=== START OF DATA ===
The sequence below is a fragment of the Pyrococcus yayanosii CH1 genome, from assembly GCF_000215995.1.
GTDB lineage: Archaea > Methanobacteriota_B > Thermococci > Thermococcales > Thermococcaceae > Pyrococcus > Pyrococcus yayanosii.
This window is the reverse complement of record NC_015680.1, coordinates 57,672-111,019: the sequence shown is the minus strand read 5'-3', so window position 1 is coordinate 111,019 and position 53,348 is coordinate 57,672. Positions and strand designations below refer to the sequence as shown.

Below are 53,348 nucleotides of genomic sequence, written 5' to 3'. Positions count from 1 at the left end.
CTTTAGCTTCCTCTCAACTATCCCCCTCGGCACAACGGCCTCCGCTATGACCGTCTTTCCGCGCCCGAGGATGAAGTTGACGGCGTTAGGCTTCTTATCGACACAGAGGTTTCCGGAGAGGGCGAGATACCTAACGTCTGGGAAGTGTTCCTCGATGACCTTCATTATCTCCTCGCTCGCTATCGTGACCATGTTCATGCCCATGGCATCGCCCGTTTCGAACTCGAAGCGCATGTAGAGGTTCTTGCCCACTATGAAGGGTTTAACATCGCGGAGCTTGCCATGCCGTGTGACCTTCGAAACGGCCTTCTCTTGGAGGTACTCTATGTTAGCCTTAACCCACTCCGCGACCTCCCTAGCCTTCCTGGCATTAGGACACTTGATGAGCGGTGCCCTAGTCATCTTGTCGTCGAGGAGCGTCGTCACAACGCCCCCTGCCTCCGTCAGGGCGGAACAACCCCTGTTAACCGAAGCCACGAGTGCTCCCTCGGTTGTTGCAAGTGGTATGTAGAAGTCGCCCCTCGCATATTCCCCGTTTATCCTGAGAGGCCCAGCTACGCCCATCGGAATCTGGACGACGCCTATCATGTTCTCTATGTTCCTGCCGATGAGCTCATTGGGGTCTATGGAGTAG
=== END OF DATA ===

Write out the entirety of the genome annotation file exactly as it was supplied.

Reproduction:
The sequence below is a fragment of the Pyrococcus yayanosii CH1 genome, from assembly GCF_000215995.1.
GTDB lineage: Archaea > Methanobacteriota_B > Thermococci > Thermococcales > Thermococcaceae > Pyrococcus > Pyrococcus yayanosii.
This window is the reverse complement of record NC_015680.1, coordinates 57,672-111,019: the sequence shown is the minus strand read 5'-3', so window position 1 is coordinate 111,019 and position 53,348 is coordinate 57,672. Positions and strand designations below refer to the sequence as shown.

Below are 53,348 nucleotides of genomic sequence, written 5' to 3'. Positions count from 1 at the left end.
CTTTAGCTTCCTCTCAACTATCCCCCTCGGCACAACGGCCTCCGCTATGACCGTCTTTCCGCGCCCGAGGATGAAGTTGACGGCGTTAGGCTTCTTATCGACACAGAGGTTTCCGGAGAGGGCGAGATACCTAACGTCTGGGAAGTGTTCCTCGATGACCTTCATTATCTCCTCGCTCGCTATCGTGACCATGTTCATGCCCATGGCATCGCCCGTTTCGAACTCGAAGCGCATGTAGAGGTTCTTGCCCACTATGAAGGGTTTAACATCGCGGAGCTTGCCATGCCGTGTGACCTTCGAAACGGCCTTCTCTTGGAGGTACTCTATGTTAGCCTTAACCCACTCCGCGACCTCCCTAGCCTTCCTGGCATTAGGACACTTGATGAGCGGTGCCCTAGTCATCTTGTCGTCGAGGAGCGTCGTCACAACGCCCCCTGCCTCCGTCAGGGCGGAACAACCCCTGTTAACCGAAGCCACGAGTGCTCCCTCGGTTGTTGCAAGTGGTATGTAGAAGTCGCCCCTCGCATATTCCCCGTTTATCCTGAGAGGCCCAGCTACGCCCATCGGAATCTGGACGACGCCTATCATGTTCTCTATGTTCCTGCCGATGAGCTCATTGGGGTCTATGGAGTAG